Comparison of IGR and CON Up to Three Months Follow-Up

In summary we can admit a positive impact on vascular functions for the MBST intervention group. The first step utilizing a MANOVA with components of a factor analysis estimating HRV, PWV and respiration activity pointed to statistical differences within the PWV. In the second step, the pairwise comparisons gave evidence of significantly reduced PWV after 12 weeks of intervention exclusively within the MBST participants. It can be seen that both groups follow the same trend across the measurement points, though to different degrees. This correlates with the study situation during the semester and is consistent with our perceptions on campus and feedback from participants. This is reflected in slight stress at the beginning of the semester due to new courses and requirements (M1), less stress in the middle of the semester (M2), high stress at exam time at the end of the semester (M3), and significant relaxation at/after semester break (M4). Nevertheless, the MBST with the taught methods for stress management seems to have an effect, as the described trend of the stress effect toward the measurement points is lower in the intervention group and/or a stronger resistance or adaptation can be observed here. Although both groups started at almost the same baseline, the difference in PWV between IGR and CON grew over the intervention duration. Even in a phase of elevated stress due to exams at the University at the end of the intervention, the observed effect persisted. Moreover, the difference was reduced but still observed in the 3-month follow up after end of MBST. Although the effects of summer break on both groups were much greater at this time, resulting in a decreased PWV and less stress for both groups, there was still a measurable difference in favor of the intervention group. Apart from the vascular features estimated by the PWV, we could not identify evidence of significant changes in HRV or breathing rate, neither over time nor between the groups.

The main finding from this study is that especially the vascular component (surrogate to systolic blood pressure) is positively modeled by MBST. In particular, the systolic vascular variability parameters showed significant differences in non-linear dynamics (renyi2, wpsum02) and in the time domain (sdAMP). This reduced PWV can be interpreted as clear signs of stress reduction, which is discussed in more detail below. Additionally, the trend of the other but non-significant systolic as well as diastolic variability parameters supports this finding.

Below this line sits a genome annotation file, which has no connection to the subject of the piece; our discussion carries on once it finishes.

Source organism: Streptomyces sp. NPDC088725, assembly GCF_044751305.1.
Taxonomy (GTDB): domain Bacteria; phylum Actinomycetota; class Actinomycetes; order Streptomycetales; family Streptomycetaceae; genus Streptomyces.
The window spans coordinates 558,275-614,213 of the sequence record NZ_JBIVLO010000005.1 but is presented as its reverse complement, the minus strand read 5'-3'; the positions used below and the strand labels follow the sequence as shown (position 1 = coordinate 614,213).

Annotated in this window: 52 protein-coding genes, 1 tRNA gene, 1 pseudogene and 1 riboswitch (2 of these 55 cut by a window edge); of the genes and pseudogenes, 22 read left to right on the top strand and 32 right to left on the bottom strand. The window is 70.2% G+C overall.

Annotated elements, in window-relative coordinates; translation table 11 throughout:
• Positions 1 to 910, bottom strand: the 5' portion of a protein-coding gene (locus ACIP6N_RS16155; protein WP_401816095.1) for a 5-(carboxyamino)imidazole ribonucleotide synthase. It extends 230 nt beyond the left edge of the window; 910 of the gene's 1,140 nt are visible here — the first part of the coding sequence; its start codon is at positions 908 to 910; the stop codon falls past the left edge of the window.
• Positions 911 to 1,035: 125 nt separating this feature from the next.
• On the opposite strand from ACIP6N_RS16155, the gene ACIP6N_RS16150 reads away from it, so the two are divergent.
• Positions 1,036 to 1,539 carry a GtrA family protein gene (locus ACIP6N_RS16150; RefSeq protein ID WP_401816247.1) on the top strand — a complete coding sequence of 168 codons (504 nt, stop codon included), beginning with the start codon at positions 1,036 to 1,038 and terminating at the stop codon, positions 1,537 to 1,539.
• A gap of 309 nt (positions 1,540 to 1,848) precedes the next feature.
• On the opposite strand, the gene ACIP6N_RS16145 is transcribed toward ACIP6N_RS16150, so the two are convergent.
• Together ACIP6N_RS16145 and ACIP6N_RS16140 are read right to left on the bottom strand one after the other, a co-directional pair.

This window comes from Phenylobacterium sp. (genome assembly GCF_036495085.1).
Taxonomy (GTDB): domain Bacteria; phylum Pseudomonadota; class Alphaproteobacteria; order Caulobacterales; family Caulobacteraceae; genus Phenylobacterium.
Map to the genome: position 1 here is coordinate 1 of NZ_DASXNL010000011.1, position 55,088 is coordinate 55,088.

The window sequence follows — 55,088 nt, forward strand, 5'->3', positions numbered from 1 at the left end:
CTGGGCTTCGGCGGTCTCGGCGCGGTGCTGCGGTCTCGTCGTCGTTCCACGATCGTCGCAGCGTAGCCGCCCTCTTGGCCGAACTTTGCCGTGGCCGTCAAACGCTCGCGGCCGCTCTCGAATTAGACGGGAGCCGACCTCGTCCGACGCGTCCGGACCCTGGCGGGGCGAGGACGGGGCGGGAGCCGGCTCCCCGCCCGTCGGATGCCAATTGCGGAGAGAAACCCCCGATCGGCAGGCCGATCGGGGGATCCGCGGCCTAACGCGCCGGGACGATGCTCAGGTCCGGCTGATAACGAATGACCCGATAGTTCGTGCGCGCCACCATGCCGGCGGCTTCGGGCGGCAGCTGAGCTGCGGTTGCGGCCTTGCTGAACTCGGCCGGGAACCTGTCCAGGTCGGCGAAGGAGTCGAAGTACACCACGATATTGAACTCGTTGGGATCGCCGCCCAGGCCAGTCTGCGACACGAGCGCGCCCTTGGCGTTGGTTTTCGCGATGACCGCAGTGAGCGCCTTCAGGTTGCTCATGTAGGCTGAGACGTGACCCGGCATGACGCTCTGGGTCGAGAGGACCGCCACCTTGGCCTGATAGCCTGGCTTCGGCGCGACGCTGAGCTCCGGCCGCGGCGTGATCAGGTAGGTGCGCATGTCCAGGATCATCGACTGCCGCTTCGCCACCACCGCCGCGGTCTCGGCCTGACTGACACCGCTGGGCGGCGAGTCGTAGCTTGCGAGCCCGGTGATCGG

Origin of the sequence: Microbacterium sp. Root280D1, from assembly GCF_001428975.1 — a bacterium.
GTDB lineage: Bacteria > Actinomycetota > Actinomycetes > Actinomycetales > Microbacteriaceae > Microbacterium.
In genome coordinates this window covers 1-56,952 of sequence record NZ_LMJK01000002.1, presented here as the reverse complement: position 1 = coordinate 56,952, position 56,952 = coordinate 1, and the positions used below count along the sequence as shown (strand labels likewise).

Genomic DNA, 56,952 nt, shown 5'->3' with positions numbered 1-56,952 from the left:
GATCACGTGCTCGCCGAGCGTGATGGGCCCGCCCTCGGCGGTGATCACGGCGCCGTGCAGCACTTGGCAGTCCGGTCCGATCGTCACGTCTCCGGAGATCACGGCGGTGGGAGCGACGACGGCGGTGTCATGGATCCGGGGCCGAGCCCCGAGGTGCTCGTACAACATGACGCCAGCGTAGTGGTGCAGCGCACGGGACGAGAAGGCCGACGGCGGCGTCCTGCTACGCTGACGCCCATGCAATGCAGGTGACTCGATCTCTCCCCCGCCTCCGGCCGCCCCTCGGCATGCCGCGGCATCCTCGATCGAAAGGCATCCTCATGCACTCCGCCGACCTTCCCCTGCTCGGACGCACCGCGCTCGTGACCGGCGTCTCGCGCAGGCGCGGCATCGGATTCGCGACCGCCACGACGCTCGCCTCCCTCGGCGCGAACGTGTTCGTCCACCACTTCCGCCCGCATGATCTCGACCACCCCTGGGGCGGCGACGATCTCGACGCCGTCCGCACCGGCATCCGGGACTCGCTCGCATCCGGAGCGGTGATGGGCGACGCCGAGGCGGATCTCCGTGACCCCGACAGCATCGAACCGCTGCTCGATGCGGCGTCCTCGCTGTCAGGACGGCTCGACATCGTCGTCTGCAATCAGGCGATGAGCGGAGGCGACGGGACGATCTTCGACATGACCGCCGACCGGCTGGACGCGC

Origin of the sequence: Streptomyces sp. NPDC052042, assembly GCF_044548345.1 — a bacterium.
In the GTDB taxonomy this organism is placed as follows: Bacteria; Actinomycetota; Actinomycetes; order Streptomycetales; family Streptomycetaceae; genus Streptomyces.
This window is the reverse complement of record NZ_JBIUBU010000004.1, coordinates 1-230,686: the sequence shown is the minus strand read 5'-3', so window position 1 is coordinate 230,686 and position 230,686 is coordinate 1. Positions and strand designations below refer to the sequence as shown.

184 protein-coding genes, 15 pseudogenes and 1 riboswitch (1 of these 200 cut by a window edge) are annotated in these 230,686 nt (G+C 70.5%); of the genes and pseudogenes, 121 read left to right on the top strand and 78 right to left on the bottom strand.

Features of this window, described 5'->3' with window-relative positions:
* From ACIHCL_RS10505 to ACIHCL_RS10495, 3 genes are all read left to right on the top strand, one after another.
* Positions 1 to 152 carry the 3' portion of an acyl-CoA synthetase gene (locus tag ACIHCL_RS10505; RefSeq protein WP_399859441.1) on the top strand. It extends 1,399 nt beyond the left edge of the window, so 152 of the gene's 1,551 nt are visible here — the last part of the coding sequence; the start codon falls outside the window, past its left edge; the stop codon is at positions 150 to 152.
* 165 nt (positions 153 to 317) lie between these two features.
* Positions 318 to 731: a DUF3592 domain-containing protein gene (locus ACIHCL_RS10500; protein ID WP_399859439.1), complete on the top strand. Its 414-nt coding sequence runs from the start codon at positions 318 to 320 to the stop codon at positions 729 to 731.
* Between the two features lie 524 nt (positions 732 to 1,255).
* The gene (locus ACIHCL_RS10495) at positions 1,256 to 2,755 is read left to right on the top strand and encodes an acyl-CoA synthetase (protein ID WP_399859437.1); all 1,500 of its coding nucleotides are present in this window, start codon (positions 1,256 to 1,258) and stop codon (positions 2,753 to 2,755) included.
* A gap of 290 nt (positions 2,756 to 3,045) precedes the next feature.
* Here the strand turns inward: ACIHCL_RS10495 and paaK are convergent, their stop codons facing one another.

Short-term blood pressure variability or short-term pulse wave variability on a beat-to-beat basis, as linear and non-linear markers of the (cardio-) vascular system, have not, to our knowledge, been investigated in any other study of mindfulness training in University students to date. A few systematic reviews and meta-analyses suggested that mindfulness-based interventions can reduce blood pressure (37). These studies mostly showed only a reduction in systolic and diastolic blood pressure in people with hypertension (38) or elevated blood pressure. Increased stress levels are associated with coronary heart disease incidence, increased mortality, and poorer health in patients with acute myocardial infarction or hypertension, independent of traditional risk factors. This is a consequence of an altered (cardio-) vascular situation. Long term variability in blood pressure is associated with cardiovascular and mortality outcomes, over and above the effect of mean blood pressure (39). Limited data for mid-term and short-term variability showed similar associations (40). Blood pressure is a continuous, not a static, variable. Individuals exhibiting similar clinic or home blood pressure can differ considerably with respect to their average day and nighttime values, beat-by-beat blood pressure variation during wakefulness and sleep, responses to mental and physical stimuli, and intersession and seasonal variation (41).

High blood pressure variability may be a predictor for the risk of dementia or cognitive impairment. The relative contribution of variability in blood pressure exceeded that of mean blood pressure (42). It could be shown that blood pressure variability has significant association with the quality of life in a small group of mildly hypertensive patients (43). It was concluded that an improvement in quality of life may lead to a favorable change (reduction) in blood pressure variability. Accordingly, the reduction in vascular variability by MBST intervention found in our study may be a clear response in this direction, toward more relaxed, and thus healthier, regulation.